It has been recognised for over 200 years that epicardial coronary arteries may be crossed by muscular bands for limited segments of their courses.1 The term myocardial bridge was first employed in 1961 in a case report describing angiographic systolic narrowing.2 Opinion remains divided as to whether myocardial bridges have pathological consequences or are merely epiphenomena. The clinical consequences of myocardial bridges are difficult to evaluate and invoking the presence of a myocardial bridge as a cause of myocardial ischaemia remains not wholly respectable in the view of many cardiologists. On the one hand a wide range of clinical problems, including acute coronary syndromes and arrhythmias, have been reported in patients whose sole apparent cardiac abnormality is the presence of a myocardial bridge.2,3 Conversely, myocardial bridges may be identified in asymptomatic individuals, there seems little correlation between the severity of systolic narrowing and clinical outcome, and doubts remain about the pathophysiological relevance of a purely transient systolic narrowing of a coronary artery when the predominant phase of coronary blood flow occurs in diastole. The answer to this conundrum is likely to be that at some times, in some patients, some muscle bridges may cause clinically relevant problems. What is required to guide therapy are methods of assessment to identify those bridges that may cause ischaemia.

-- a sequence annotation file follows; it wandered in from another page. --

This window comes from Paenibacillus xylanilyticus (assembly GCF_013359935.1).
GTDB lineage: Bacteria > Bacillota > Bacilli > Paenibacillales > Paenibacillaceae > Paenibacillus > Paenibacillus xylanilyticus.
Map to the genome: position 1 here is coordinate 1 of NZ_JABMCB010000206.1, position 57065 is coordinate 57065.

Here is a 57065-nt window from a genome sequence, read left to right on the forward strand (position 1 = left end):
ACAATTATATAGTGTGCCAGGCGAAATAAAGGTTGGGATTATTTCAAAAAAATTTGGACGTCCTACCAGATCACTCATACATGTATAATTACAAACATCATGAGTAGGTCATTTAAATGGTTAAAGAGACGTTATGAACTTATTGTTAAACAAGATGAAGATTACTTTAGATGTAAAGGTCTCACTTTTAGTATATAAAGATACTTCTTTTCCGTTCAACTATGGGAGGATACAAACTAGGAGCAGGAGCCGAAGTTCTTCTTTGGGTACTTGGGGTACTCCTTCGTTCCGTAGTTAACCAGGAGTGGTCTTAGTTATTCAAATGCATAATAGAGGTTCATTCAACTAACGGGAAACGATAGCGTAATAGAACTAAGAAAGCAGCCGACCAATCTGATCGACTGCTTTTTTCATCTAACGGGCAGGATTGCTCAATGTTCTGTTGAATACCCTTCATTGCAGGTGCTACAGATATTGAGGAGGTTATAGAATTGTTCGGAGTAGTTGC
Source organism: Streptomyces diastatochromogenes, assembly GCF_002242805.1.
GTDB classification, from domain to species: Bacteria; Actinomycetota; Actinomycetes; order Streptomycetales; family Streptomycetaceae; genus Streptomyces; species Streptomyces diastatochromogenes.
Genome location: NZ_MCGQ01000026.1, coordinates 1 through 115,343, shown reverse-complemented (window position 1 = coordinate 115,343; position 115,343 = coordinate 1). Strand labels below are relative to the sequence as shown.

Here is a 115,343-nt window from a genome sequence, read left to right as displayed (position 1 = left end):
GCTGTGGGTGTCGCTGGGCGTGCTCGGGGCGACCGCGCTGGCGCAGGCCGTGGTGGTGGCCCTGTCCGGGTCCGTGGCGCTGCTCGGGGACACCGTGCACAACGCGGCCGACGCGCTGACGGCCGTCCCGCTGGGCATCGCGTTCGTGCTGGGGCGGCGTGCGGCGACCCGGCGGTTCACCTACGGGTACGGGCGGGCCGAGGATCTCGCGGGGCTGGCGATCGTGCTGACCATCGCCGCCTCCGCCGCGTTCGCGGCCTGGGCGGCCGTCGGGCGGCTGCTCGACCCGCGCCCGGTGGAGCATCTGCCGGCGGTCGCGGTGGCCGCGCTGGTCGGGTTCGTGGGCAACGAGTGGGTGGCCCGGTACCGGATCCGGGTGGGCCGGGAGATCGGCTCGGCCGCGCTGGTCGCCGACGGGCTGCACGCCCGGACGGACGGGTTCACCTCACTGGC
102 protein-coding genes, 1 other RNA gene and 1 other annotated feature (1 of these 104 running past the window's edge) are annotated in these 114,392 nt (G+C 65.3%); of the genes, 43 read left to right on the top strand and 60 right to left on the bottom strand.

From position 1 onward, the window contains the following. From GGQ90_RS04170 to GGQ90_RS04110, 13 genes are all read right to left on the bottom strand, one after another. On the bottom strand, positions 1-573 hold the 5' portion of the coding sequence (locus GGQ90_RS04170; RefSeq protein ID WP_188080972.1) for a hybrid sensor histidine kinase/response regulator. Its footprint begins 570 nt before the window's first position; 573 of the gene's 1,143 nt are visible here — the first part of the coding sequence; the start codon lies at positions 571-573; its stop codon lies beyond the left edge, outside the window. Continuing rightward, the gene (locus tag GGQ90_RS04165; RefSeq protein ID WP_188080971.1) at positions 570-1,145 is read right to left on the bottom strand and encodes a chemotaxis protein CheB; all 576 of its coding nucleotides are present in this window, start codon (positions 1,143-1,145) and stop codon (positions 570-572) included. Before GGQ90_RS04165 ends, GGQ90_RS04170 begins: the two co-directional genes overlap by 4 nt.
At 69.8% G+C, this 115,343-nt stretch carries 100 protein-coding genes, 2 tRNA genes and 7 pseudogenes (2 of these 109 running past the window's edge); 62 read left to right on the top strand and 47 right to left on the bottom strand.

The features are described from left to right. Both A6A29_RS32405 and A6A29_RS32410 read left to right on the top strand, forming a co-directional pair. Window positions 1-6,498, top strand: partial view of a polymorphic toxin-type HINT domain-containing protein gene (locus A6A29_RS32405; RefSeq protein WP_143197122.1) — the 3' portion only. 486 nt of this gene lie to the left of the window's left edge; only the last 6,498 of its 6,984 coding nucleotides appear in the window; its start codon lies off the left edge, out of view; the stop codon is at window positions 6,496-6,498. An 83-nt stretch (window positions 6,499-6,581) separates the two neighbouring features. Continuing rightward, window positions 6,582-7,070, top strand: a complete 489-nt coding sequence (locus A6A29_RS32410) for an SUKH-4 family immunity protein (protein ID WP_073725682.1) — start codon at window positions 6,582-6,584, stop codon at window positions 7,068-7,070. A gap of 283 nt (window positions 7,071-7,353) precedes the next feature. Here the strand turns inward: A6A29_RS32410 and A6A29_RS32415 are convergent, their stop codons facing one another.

The last decade has seen advances in invasive technology that have improved the ability to measure both anatomical and physiological parameters of coronary vessels. The use of these techniques in patients with muscle bridges has improved our understanding of the pathophysiology of this interesting condition.